With hundreds of newspaper publications printed every day, television and internet, you might ask yourself “Why would I need to read a short essay published in a college English book?” Well, I will tell you the true story about this short essay. More importantly, I will tell you why you should read it. The essay “Thanks for Not Killing My Son” by Rita Schindler stands out from the crowd because it is emotionally intense, abundant in visual sentences, and very thought provoking.
First of all, Rita Schindler combines attention-getter and persuasion techniques in just 38 lines, each of them delivering full-impact feelings, making this essay emotionally intense and effective. The Torontonian mother, whose son was cruelly beaten by some strangers, wrote the essay’s title in a way that immediately catches the reader’s attention. “Thanks for Not Killing My Son” is not used as a form to express gratitude to someone, but is instead used as irony. The constant repetition of the “thank you” will make you wonder at the mother’s non-violent response to her son’s beating, and will also build emotion. However, by the end of the essay, when the mother’s thanking becomes a pattern, you begin to understand the compassion of a loving parent. Using implied fright through the entire essay, Schindler creates another kind of emotion for the reader. When Schindler says “â€¦thank you for his eyesight, his hearing and his hands which you could have easily crushed” (8), you may think that a similar attack can really affect you or someone you care about. The argument raises to a climax in the final point, which suggests the ultimate loss to parents, the death of a child. When the author says, “You could have kicked him to death, but you only left him to die. Thank you.” (Schindler 11), she alludes to what might well have resulted from the actions of the attackers. By the time you finish reading this essay, it’ll reveal you a final emotion; the mother leaves death to the end, since it’s a thought she would not ever like to experience.
Secondly, you will find this essay abundant in visual sentences, making this another effective way to grab your attention. As soon as you start reading it, I can assure you that you’ll realize how powerful those visual sentences are. “He was left lying in a pool of blood from an open head wound” (Schindler 3) is the beginning of the third paragraph and reflects immediately the ferocity of the attack. Moreover, it’s not just the brutality of the attack itself, but the fact that they leaving someone lying unconscious in a park alley in the middle of December. Reading further, you realize that this idea of using visual sentences becomes more frightening because the author has used examples of actual events instead of talking in general about the nature of violence (Schindler 5, 6, 7, 9).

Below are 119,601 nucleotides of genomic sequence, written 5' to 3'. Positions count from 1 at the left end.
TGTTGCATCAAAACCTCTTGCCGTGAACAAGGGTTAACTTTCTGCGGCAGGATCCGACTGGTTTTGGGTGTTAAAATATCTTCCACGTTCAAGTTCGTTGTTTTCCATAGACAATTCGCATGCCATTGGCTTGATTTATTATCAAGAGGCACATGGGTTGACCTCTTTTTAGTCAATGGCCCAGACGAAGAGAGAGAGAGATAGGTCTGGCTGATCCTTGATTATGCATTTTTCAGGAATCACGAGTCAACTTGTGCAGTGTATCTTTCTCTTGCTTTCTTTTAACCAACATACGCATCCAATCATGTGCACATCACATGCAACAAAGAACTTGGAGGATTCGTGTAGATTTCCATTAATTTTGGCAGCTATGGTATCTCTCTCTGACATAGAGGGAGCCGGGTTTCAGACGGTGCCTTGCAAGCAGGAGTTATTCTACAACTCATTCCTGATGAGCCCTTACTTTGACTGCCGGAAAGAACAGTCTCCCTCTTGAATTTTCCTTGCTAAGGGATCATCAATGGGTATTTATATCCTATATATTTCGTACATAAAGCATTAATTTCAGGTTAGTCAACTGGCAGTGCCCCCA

Finally, the essay is very thought-provoking making it relevant to our times, because it raises questions about law enforcement, kid’s education, or revenge. Since the attack against his author’s son happened “sometime between 1.30 p.m., Dec. 8, and 1 a.m., Dec. 9,â€¦in the Victoria Park-Terraview area” (Schindler 3), the first thought that may cross your mind would be about the sense of security and law enforcement on the streets of Toronto. You might think about this when you read this sentence: “when his friends were talking about revenge, I heard him say, “No, I don’t want someone else’s mother to go through what mine has.” (Schindler 10). Our society needs to change the way we enforce the law, so revenge should not be our concern. The essay is also relevant to our times because it makes you think about today’s parental guidance related to street violence. You may say that there is no connection between those two, but when “five guys and two girlsâ€¦beat [up] one person” (Schindler 9), these act definitely shows that parental guidance was not effective in this case. Any parent must exercise constant guidance and attention to their kids, and you can found this idea in the last sentence of the essay: “I hope that someday you’ll have children and love them as much as I love mine, but I wouldn’t wish on your child what you did to mine.” (Schindler 13).
In conclusion, when reading “Thanks for Not Killing My Son” you will discover an emotionally intense, thought-provoking essay that is full of visual sentences. Giving you those reasons to read Rita Schindler’s essay, we should make an effort and prove that the following rhymes from a well known song are wrong, and we can change this amazing world that we live in. “There’s something wrong with the world today. I don’t know what it is. Something’s wrong with our eyes. We’re seeing things in a different way, and God knows it ain’t His. It sure ain’t no surprise. Livin’ on the edge.” 
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